Thursday, September 5, 2013

Summer into Fall Gardening

As fall arrives the summer garden is waning and the intrepid gardener has much work to do. Hopefully you have taken photos of your garden as it has grown, bloomed and produced for future planning. If you are not planting a fall garden what is next?
Veteren gardens know you are never totally finished in the garden. New or beginner gardeners need to be thinking of all the additional steps to good gardening Below is a short list to get you started.

A short list of things to do in September.


This is the time to take photos of your garden, and pull out your notebook and takes notes on successes and failures of your garden. Did you like your selection of container plants? How productive were those tomatoes and peppers? What insects or diseases did you encounter? How was the overall weather pattern? Where are you going to rework that perrenial garden? Are you expanding your raised beds and getting them finished by November for next year? What bulbs will need to be planted for a spring garden? Do you need an additional shrub or small tree? These are just a few of the questions that will make your life easier in the spring.

If you have not read our blogs on photographing and logging information visit these links.

Photographing your garden
Journals for Gardens

Planting and Harvesting:
  • It is not too late to sow some lettuce or other cold hardy greens nto the ground.
  • Transplant cabbages, collards, kale, broccoli and kohlrabi.
  • If you have a sunny place indoors, pot some of your favorites and healthiest herbs and enjoy them in the the winter.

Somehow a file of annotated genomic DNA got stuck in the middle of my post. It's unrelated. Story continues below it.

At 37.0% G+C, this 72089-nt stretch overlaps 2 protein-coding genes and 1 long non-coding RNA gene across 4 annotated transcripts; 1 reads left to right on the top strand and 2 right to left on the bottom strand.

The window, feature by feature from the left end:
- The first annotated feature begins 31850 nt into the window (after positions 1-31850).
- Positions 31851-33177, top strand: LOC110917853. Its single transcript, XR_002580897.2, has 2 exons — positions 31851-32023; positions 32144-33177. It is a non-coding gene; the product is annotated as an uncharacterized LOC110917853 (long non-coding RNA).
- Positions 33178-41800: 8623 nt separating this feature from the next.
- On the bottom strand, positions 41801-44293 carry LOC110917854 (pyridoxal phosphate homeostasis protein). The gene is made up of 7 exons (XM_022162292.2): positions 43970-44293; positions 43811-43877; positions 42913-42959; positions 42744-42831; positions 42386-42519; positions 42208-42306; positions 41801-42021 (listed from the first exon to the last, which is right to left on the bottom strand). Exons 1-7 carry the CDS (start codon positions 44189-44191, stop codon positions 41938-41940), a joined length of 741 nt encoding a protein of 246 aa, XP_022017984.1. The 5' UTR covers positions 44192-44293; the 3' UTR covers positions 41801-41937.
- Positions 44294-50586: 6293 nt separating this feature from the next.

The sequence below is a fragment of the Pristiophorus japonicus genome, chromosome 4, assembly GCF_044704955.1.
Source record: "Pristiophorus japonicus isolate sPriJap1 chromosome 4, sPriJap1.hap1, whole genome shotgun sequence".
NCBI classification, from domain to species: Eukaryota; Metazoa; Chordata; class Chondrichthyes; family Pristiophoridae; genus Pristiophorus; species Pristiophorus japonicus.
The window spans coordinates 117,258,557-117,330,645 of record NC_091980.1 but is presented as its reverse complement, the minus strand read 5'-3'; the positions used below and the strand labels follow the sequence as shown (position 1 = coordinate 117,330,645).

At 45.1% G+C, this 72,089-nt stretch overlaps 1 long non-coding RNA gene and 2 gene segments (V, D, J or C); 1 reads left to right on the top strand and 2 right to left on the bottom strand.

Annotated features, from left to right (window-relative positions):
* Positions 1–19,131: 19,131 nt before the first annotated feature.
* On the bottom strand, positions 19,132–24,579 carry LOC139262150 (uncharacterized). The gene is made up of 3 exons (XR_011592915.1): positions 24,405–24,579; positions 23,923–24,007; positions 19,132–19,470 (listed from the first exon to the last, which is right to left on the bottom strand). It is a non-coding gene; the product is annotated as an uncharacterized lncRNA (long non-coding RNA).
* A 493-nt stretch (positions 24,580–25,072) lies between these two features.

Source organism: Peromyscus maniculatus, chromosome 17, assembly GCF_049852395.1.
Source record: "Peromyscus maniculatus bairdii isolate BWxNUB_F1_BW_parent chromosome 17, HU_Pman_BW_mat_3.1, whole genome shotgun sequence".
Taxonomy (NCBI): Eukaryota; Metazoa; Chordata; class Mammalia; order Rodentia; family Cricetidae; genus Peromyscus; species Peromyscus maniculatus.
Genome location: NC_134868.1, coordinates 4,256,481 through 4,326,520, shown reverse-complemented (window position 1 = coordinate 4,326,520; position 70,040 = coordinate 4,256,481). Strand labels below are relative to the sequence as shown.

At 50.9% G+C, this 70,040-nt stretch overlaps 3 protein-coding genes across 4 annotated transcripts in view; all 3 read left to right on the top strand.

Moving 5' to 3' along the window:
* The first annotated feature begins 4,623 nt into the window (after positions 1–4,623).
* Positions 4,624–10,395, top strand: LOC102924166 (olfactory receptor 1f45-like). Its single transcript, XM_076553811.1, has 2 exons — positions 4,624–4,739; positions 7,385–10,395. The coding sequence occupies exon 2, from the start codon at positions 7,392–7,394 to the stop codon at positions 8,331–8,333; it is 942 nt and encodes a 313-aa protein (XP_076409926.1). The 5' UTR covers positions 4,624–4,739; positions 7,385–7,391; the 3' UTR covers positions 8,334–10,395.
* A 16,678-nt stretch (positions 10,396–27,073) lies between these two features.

• To prolong the vegetable production, keep your veggies picked
  • Watch for frost and cover your tomatoes that are still on the vine. Pull the green tomatoes in your garden and wrap them in paper. Store them at 55to 60 degrees. You could have tomatoes at Thanksgiving.
  • Start pulling up plants that are no longer producing or past their prime.
  • Clean the garden of dropped foliage to discourage disease and insects from overwintering in the soil.
  • Make sure the mulch is thick enough on your cold season crops.

A little light reading:

And finally, refresh your containers.  Find fall plants like ornamental cabbages, grasses, hardy pansies and chrysanthemums. Take color and beauty into the fall.


  1. Pick off the affected part of the plant and reduce any humidity by increasing space between plants, encouraging air movement. Destroy all plants which are severely affected, and avoid over-feeding with a high nitrogen fertiliser as this encourages soft lush growth that is more susceptible to attack.

    1. This is good advice for a multitude of diseased plants in your garden. One that comes to mind is blackspot. Some plants with certain diseases should be dug out and not put into the compost pile but sent to the trash.What disease were you referring to?